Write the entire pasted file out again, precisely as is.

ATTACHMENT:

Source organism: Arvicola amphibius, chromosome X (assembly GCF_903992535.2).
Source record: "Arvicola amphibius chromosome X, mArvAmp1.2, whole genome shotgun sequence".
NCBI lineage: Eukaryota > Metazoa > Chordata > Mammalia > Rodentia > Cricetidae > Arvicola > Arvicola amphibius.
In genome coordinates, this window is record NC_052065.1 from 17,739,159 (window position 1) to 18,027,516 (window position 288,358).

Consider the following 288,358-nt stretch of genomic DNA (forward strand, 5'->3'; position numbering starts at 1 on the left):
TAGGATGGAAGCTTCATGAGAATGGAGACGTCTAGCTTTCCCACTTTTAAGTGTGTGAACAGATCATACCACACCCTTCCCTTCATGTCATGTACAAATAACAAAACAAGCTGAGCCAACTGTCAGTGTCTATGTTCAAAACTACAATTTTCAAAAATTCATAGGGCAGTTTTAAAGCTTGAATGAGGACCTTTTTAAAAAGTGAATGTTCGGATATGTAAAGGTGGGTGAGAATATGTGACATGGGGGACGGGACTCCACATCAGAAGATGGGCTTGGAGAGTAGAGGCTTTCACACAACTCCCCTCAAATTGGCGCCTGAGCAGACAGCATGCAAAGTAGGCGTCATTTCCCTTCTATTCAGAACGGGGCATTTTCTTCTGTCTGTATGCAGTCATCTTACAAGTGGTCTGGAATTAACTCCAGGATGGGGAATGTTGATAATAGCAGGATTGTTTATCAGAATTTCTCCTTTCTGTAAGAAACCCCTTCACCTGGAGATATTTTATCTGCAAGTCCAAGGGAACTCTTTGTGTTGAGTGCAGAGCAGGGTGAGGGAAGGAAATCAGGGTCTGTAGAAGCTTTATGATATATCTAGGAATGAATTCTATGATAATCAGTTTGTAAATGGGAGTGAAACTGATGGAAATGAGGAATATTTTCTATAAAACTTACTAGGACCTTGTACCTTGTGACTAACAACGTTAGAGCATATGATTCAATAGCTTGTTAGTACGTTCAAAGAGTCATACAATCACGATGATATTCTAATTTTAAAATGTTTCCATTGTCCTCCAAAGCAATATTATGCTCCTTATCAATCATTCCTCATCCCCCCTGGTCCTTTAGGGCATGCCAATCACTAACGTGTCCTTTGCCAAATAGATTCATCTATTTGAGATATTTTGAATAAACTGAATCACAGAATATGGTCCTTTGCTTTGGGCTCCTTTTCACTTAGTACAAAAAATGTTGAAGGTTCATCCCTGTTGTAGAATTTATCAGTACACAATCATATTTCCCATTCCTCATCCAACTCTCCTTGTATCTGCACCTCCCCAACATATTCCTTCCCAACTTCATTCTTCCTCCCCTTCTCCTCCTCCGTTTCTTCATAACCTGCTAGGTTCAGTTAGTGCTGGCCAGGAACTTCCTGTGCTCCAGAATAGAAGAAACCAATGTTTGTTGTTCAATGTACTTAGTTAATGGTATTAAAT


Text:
Source organism: Arvicola amphibius, chromosome X (assembly GCF_903992535.2).
Source record: "Arvicola amphibius chromosome X, mArvAmp1.2, whole genome shotgun sequence".
NCBI lineage: Eukaryota > Metazoa > Chordata > Mammalia > Rodentia > Cricetidae > Arvicola > Arvicola amphibius.
In genome coordinates, this window is record NC_052065.1 from 17,739,159 (window position 1) to 18,027,516 (window position 288,358).

Consider the following 288,358-nt stretch of genomic DNA (forward strand, 5'->3'; position numbering starts at 1 on the left):
TAGGATGGAAGCTTCATGAGAATGGAGACGTCTAGCTTTCCCACTTTTAAGTGTGTGAACAGATCATACCACACCCTTCCCTTCATGTCATGTACAAATAACAAAACAAGCTGAGCCAACTGTCAGTGTCTATGTTCAAAACTACAATTTTCAAAAATTCATAGGGCAGTTTTAAAGCTTGAATGAGGACCTTTTTAAAAAGTGAATGTTCGGATATGTAAAGGTGGGTGAGAATATGTGACATGGGGGACGGGACTCCACATCAGAAGATGGGCTTGGAGAGTAGAGGCTTTCACACAACTCCCCTCAAATTGGCGCCTGAGCAGACAGCATGCAAAGTAGGCGTCATTTCCCTTCTATTCAGAACGGGGCATTTTCTTCTGTCTGTATGCAGTCATCTTACAAGTGGTCTGGAATTAACTCCAGGATGGGGAATGTTGATAATAGCAGGATTGTTTATCAGAATTTCTCCTTTCTGTAAGAAACCCCTTCACCTGGAGATATTTTATCTGCAAGTCCAAGGGAACTCTTTGTGTTGAGTGCAGAGCAGGGTGAGGGAAGGAAATCAGGGTCTGTAGAAGCTTTATGATATATCTAGGAATGAATTCTATGATAATCAGTTTGTAAATGGGAGTGAAACTGATGGAAATGAGGAATATTTTCTATAAAACTTACTAGGACCTTGTACCTTGTGACTAACAACGTTAGAGCATATGATTCAATAGCTTGTTAGTACGTTCAAAGAGTCATACAATCACGATGATATTCTAATTTTAAAATGTTTCCATTGTCCTCCAAAGCAATATTATGCTCCTTATCAATCATTCCTCATCCCCCCTGGTCCTTTAGGGCATGCCAATCACTAACGTGTCCTTTGCCAAATAGATTCATCTATTTGAGATATTTTGAATAAACTGAATCACAGAATATGGTCCTTTGCTTTGGGCTCCTTTTCACTTAGTACAAAAAATGTTGAAGGTTCATCCCTGTTGTAGAATTTATCAGTACACAATCATATTTCCCATTCCTCATCCAACTCTCCTTGTATCTGCACCTCCCCAACATATTCCTTCCCAACTTCATTCTTCCTCCCCTTCTCCTCCTCCGTTTCTTCATAACCTGCTAGGTTCAGTTAGTGCTGGCCAGGAACTTCCTGTGCTCCAGAATAGAAGAAACCAATGTTTGTTGTTCAATGTACTTAGTTAATGGTATTAAAT